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For any finite group $G$ and $n$ a divisor of $|G|$, consider the following subset of elements of "co-order" dividing $n$:

$$G(n) = \{ g \in G \mid g^{|G|/n} = 1 \}$$

  • By a classical theorem of Frobenius, $\frac{|G|}{n} \mid |G(n)|$.
  • A conjecture of Frobenius (which was proved via the classification of finite simple groups) states that if there's equality in the above divisibility, $G(n)$ is a normal subgroup.
  • $G(n)$ contains the identity and is closed to taking inverse and conjugation.

I'm interested in the following question:

For a prime $p$, when is $G(p)$ a subgroup of $G$?

  • By Lagrange's Theorem, if $G(p)$ is a subgroup of $G$, then $|G(p)| \in \{ |G|, \frac{|G|}{p} \}$.
  • When $G$ is abelian, $G(p)$ is a evidently a subgroup.
  • When $G$ is a non-cyclic $p$-group, $G(p)=G$.
  • In fact, as long as the $p$-Sylow subgroup of $G$ is not cyclic, $G(p)=G$.

The case $p=2$ is very elegant: composing the natural maps $G \to S_G \to \{\pm 1\}$, we obtain $G(2)$ as the kernel of this composition, hence it's a normal subgroup.

The case $p=3$ is false in general (as seen from the example $G=S_3$), and so I guess an additional condition should be imposed - perhaps $p$ should be the smallest prime dividing $|G|$.

An additional question is:

When $G(p)$ is a subgroup, does is have an alternative characterization?

For example, for $p=2$, if the 2-Sylow subgroup of $G$ is cyclic, $G(2)=\langle g^2 \mid g\in G\rangle$.

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    $\begingroup$ There is no "classification of finite groups". Certainly you just forgot the word "simple" there. $\endgroup$ – Johannes Hahn Jan 11 '15 at 20:02
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You have noted (accurately) that $G(p) =G$ unless $G$ has a cyclic Sylow $p$-subgroup. However, it is also clear that when $G$ has a cyclic Sylow $p$-subgroup and $G(p) \neq G,$ the group $G$ has a normal $p$-complement. For, otherwise, we have by Burnside's transfer theorem, there is a $p$-regular element $x \in N_{G}(P) \backslash C_{G}(P)$. Now we have $P = [P,x] \times C_{P}(x).$ Since $P$ is cyclic and $P \neq C_{P}(x),$ we must have $P = [P,x]$ and $C_{P}(x) = 1.$ But then $P \leq G^{\prime},$ a contradiction, since $[G:G(p)] =p$ and $G(p)$ is clearly a normal subgroup when it is a subgroup.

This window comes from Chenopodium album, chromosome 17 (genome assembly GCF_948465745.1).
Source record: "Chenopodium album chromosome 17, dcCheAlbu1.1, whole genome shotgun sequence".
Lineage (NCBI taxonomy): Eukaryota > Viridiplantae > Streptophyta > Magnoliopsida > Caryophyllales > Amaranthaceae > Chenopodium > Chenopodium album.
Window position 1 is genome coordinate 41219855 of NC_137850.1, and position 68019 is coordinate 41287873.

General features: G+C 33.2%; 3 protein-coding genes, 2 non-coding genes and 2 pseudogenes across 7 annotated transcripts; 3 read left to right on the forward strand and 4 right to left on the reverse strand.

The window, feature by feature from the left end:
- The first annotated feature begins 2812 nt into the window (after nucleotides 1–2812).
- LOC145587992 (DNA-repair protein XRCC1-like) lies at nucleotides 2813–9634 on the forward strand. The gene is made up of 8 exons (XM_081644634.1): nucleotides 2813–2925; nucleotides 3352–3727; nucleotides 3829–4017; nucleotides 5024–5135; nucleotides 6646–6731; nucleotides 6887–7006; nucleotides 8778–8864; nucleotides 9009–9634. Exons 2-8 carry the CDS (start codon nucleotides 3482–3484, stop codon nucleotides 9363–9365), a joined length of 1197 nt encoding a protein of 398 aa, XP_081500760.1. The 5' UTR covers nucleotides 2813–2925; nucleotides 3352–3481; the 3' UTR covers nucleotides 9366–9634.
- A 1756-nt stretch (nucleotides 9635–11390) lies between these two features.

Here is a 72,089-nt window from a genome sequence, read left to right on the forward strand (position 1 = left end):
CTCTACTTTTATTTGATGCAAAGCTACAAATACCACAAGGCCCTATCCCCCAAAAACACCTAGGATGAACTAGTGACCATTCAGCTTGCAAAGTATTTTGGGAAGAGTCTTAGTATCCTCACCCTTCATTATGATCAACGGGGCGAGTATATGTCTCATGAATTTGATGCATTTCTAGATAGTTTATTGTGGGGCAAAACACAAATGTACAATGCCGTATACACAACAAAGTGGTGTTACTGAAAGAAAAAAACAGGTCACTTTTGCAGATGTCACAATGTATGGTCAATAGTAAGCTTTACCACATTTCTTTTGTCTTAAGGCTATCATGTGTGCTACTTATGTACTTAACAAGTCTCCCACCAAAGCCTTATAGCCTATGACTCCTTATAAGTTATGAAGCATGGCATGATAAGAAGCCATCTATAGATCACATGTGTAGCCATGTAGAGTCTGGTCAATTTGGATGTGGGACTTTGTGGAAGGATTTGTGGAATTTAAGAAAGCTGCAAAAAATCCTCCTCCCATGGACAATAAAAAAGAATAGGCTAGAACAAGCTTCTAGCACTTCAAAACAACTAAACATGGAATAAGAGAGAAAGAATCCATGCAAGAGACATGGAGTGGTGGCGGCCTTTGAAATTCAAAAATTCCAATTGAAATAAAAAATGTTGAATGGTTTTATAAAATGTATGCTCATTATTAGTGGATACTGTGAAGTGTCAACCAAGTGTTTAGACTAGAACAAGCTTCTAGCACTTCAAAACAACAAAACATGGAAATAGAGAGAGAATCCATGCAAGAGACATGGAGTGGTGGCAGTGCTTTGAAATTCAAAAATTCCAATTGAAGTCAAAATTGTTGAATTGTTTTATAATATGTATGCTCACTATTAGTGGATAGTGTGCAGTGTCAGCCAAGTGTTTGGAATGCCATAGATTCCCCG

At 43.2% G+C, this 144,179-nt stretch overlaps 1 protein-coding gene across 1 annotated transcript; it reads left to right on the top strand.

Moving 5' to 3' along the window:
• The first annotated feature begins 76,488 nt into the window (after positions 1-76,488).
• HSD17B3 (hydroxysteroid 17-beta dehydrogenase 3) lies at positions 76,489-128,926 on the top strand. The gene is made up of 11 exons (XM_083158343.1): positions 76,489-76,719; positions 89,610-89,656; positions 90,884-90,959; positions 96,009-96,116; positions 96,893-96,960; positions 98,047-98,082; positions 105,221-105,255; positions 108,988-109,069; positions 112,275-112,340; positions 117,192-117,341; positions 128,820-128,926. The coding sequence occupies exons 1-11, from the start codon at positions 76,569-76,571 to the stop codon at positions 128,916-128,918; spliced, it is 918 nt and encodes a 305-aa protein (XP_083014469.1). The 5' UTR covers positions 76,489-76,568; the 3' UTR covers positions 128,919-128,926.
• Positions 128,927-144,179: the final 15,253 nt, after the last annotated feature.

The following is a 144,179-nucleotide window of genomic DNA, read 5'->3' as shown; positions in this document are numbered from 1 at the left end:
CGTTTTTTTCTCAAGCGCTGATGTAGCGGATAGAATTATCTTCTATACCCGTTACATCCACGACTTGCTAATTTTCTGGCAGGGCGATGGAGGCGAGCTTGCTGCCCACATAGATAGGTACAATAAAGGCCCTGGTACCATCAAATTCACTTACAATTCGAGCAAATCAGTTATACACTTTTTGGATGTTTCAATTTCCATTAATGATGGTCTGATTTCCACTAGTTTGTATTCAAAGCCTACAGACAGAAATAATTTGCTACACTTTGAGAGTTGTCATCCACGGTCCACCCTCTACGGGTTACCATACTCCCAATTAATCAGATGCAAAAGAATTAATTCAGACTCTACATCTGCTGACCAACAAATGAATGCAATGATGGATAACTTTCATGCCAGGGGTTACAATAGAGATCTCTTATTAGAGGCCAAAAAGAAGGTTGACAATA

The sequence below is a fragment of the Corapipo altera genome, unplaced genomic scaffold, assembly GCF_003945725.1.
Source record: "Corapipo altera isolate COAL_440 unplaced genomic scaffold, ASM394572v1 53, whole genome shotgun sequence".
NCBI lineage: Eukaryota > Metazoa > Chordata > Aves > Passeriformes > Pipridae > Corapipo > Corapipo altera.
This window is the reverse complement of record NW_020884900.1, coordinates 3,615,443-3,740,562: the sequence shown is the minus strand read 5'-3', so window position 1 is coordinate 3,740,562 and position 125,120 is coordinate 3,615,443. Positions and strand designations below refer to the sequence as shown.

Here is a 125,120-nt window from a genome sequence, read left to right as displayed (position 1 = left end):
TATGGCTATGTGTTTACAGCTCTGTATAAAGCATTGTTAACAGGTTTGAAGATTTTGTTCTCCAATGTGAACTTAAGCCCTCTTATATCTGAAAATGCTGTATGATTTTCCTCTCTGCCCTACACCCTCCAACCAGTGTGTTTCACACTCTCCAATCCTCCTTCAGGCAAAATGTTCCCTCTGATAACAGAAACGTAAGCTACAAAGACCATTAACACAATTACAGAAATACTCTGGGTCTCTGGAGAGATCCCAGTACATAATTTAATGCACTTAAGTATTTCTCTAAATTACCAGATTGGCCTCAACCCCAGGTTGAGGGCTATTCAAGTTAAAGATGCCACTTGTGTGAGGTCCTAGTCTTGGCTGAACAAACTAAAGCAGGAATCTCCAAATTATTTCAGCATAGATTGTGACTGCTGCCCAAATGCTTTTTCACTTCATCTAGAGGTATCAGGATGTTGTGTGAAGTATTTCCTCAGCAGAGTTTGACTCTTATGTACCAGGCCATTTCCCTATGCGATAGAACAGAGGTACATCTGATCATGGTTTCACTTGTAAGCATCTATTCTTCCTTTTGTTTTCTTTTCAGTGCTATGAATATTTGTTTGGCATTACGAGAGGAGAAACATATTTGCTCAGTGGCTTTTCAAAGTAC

On the other hand, if $G$ has a normal $p$-complement and cyclic non-trivial Sylow $p$-subgroup, then clearly $G$ has a normal subgroup of index $p$, and that that subgroup is indeed $G(p)$.

The conclusion (when $|G|$ has order divisible by $p,$ is that $G(p)$ is a subgroup of $G$ if and only if one of the following cases occur:

$G(p) = G$, or, $G$ has a normal $p$-complement and a cyclic Sylow $p$-subgroup.

Notice that when $p =2$, every finite group with a cyclic Sylow $2$-subgroup is known to have a normal $2$-complement, so the condition given for $p$ odd to guarantee that $[G:G(p)] = p$ is somewhat analogous to what you observed when $p =2$. It is indeed sufficient that $G$ should have a cyclic Sylow $p$-subgroup when $p$ is the smallest prime divisor of $|G|$ to ensure that $[G:G(p)] = p$. It is not, however, necessary.

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  • $\begingroup$ Thanks! A good answer, and using the normal p-complement I was able to solve my 2nd question (when $G(p)$ is a non-trivial subgroup, it is the subgroup generated by $p$'th powers). $\endgroup$ – Ofir Gorodetsky Jan 14 '15 at 20:58
  • $\begingroup$ Yes, that is certainly true. $\endgroup$ – Geoff Robinson Jan 14 '15 at 21:15

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